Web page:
Of all the first-pitch offerings Beltran has seen, Brooks Baseball says he's swung at only 25.95 percent of four-seamers and 20.90 percent of sinkers. Against first-pitch changeups, sliders, curveballs and cutters, he's swung at least 30 percent of the time.
Red Sox pitchers should definitely consider Beltran dangerous on the first pitch. But they know that he's not as likely to swing at first-pitch heaters and that he's not as likely to do damage against them.
Basically, a first-pitch heater against Beltran could well result in a quick strike or an easy out. These possibilities make it worth Boston's pitchers' while to challenge Beltran right out of the gate.
Getting ahead will be particularly important for Boston's right-handers. For if they're able to get to two strikes on Beltran, he shouldn't be very hard to finish off.
Provided they go about doing it the right way, that is.
Attacking Lefty-Hitting Beltran with Two Strikes
Beltran's undeniably more dangerous as a left-handed hitter at this juncture. His OPS as a lefty batter in the regular season was 142 points higher than his OPS as a righty batter, and both of his home runs this postseason have come from the left side of the plate.
But few hitters are dangerous with two strikes on them. To this end, even the lefty-hitting Beltran is no different.
So long as the right pitch is thrown, of course.
Whereas Beltran isn't much of a threat against first-pitch hard stuff, it's against hard stuff on two strikes that he's done the bulk of his damage as a lefty hitter. Per Brooks Baseball:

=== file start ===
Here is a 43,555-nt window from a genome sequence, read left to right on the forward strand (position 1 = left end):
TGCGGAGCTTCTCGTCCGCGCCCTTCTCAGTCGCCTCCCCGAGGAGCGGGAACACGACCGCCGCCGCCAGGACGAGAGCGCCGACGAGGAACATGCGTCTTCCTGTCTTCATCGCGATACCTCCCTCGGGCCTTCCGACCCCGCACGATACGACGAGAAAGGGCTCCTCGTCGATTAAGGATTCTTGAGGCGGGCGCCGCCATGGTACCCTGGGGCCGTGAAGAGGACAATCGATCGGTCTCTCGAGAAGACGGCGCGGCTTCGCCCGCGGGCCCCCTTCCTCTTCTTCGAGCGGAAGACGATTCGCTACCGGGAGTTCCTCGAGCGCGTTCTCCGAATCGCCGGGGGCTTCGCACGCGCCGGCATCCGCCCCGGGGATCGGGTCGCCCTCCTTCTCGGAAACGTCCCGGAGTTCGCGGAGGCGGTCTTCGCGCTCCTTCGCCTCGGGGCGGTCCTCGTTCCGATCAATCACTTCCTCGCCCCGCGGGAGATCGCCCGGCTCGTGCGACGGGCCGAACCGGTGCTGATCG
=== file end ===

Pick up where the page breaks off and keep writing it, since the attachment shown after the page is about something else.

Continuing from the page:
He has run into a couple of extra-base hits on two-strike breaking balls from right-handers, but not many hits in general. Against two-strike off-speed stuff, he's run into neither many hits nor extra-base hits.
One guy who shouldn't need to be told to abide by this information is John Lackey. He throws both a curveball and a slider, and Brooks Baseball can vouch that he doesn't mind using them with two strikes on lefty hitters. Over 40 percent of the two-strike pitches he's thrown to lefties this year have been breaking balls, and on those he's allowed only 11 hits.
But Clay Buchholz and Jake Peavy should have this information in mind should they get to two strikes on Beltran. They do things a little differently than Lackey—and not in an ideal way in this case.
Per Brooks Baseball, about 70 percent of the two-strike pitches Buchholz has thrown to lefty batters this season have been either four-seamers, two-seamers or cutters. Peavy's operated much the same way, throwing about 65 percent four-seamers, two-seamers and cutters to lefty hitters in two-strike counts.
If they do that against Beltran in two-strike counts, they'll be doing him a favor. Showing him breaking and off-speed stuff is the way to go, even if the count is 3-2. Knowing what he tends to do in October, the Red Sox are better off walking Beltran on well-intentioned slow pitches than they are giving him something he can hit.